What is best in life? Some might say it's to crush your enemies, see them driven before you and hear the lamentation of their women. I see it differently; my vote is for leveling up. That moment when your XP bar rolls over and you hear that joyous ding just makes my heart flutter. If you feel the same way, it's time to meet Dungeon King (Demo), an action-RPG from Bulletproof Arcade filled with monsters to smash, gold to loot and experience bars to fill. While the full version costs money, it costs you nothing to check out this free flash demo and rampage a while
Control your barbarian hero with the [WASD] keys, then move the mouse to aim and click to slash. (Hold down the mouse button to attack continuously.) You'll learn new skill attacks as you level up; press the [spacebar] to use these and [shift] to switch between them. Monster genocide earns you experience points and at each level you get five skill points to boost stats like damage, critical rate and armor. Maxing out each stat earns a unique and powerful perk ability. Enemies, scenery and chests also spew gold all over the place which you can spend on gear to further boost your stats. Press [tab] to open the game menu where you can manage your stats and visit the store, which is automatically updated with new gear every floor or so.
There's no cinematic plot here aside from a short introductory cutscene; it's just you, a dungeon, and an army of bad guys who need a good axing. The closest thing to a puzzle involves putting a key in a door after stomping all the monsters guarding said key into goo. It's a good thing, then, that Dungeon King has a good grasp of the fundamentals, and combat is fun and responsive. Based on your stat choices you'll find the most success by either wading into the hordes head on or dancing around the outside of groups hacking away at stragglers. Later monsters have more varied attacks that you'll need to contend with such as ranged blasts or radial shockwave attacks. Randomly dropped health potions are always used on the spot; if you're already full the health is converted straight to experience. Since the only ways to heal in the game are through these potions, levelling up and death it pays to be cautious. The death penalty of a small percentage of your gold is so minor, however, that it seems like this was a conscious decision made to keep the game simple for casual players.
Analysis: Fans of Diablo and Torchlight will enjoy Dungeon King, but it's worth noting that this game deviates from the norm in a few key ways. For instance, there's no way to heal on command. Likewise, there's also no inventory management beyond purchasing new gear and selling old gear; enemies drop only gold and potions and older gear tends to be useless, not to mention there's only one type of weapon, so generally you'll buy new items when you can afford them and just sell off all of your older items. This also means that generally it's better to focus your stat points on damage-based stats rather than resilience; the faster enemies die, the less likely they are to chip away at your limited health.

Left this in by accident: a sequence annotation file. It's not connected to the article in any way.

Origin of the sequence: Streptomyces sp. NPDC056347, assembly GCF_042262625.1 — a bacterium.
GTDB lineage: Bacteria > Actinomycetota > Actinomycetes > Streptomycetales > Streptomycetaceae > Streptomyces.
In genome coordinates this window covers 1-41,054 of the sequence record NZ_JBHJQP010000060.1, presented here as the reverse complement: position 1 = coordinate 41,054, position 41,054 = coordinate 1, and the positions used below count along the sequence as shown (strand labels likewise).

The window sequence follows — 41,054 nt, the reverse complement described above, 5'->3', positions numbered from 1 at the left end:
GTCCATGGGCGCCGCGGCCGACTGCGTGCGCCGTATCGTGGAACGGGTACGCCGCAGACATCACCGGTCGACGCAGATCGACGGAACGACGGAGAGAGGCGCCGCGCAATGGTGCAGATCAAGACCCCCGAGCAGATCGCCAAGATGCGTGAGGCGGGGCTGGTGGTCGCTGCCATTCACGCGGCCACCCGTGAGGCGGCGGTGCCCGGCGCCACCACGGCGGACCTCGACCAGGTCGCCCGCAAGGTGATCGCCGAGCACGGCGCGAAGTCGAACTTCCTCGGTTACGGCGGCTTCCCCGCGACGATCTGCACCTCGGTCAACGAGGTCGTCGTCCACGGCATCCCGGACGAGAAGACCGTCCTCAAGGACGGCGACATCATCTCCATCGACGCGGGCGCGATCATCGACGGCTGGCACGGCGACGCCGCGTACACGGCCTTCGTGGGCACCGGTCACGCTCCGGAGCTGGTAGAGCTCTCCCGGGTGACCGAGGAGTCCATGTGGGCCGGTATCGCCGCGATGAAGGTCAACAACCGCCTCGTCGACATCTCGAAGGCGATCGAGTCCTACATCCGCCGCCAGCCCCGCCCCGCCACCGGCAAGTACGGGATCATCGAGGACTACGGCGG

There's also a bit less character customization than other similar action RPGs. You can customize your character's stats and gear to your heart's content but there's only three attack skills available and you always get them all in the same order. You can upgrade your attack skills if you'd like but it's equally effective to ignore them and focus on stats. It's really a matter of personal preference. It's also not possible to customize your character's appearance. All in all this makes Dungeon King an experience that's perfect for casual players or players who aren't looking for endless depth. This isn't necessarily a bad thing; if you're in the mood for a straight up hacking and slashing rampage, this is your game.
Something also needs to be said for Dungeon King's presentation. Dungeon King's graphics are very impressive and the game would look right at home on the PSP or Xbox Live Arcade. It looks great and it's actually a little surprising that this runs entirely in Flash instead of Unity, an engine more well-known for visually intense games. The game looks absolutely beautiful, even if the character models are tiny, and the detail to the environments is top notch. It's the sort of presentation you always hope to see in a browser game, but rarely do.
Dungeon King is available as a demo that allows you to explore the first three dungeon levels. Since you won't have much time to level up, you'll probably only see the first of the three skills and you won't get a chance to play with any of the perk abilities. The full version costs $9.99 (still playable in your browser) and expands the dungeon to 12 levels, which will allow you to further develop your character and also includes a variety of new monsters, traps and items. Since the game has some dynamic generation in the background as well, it's possible to play through it repeatedly and experience something new each time. The demo is a must-see for RPG fans; given the dynamic content generation and quality of the game overall it's also easy to recommend the full version. While it lacks the depth of mechanics that other similar games may have, Dungeon King is still an extremely polished and addictive hack-and-slash fantasy experience that casual fans looking to have some time filled (or devoured) will welcome with open arms.
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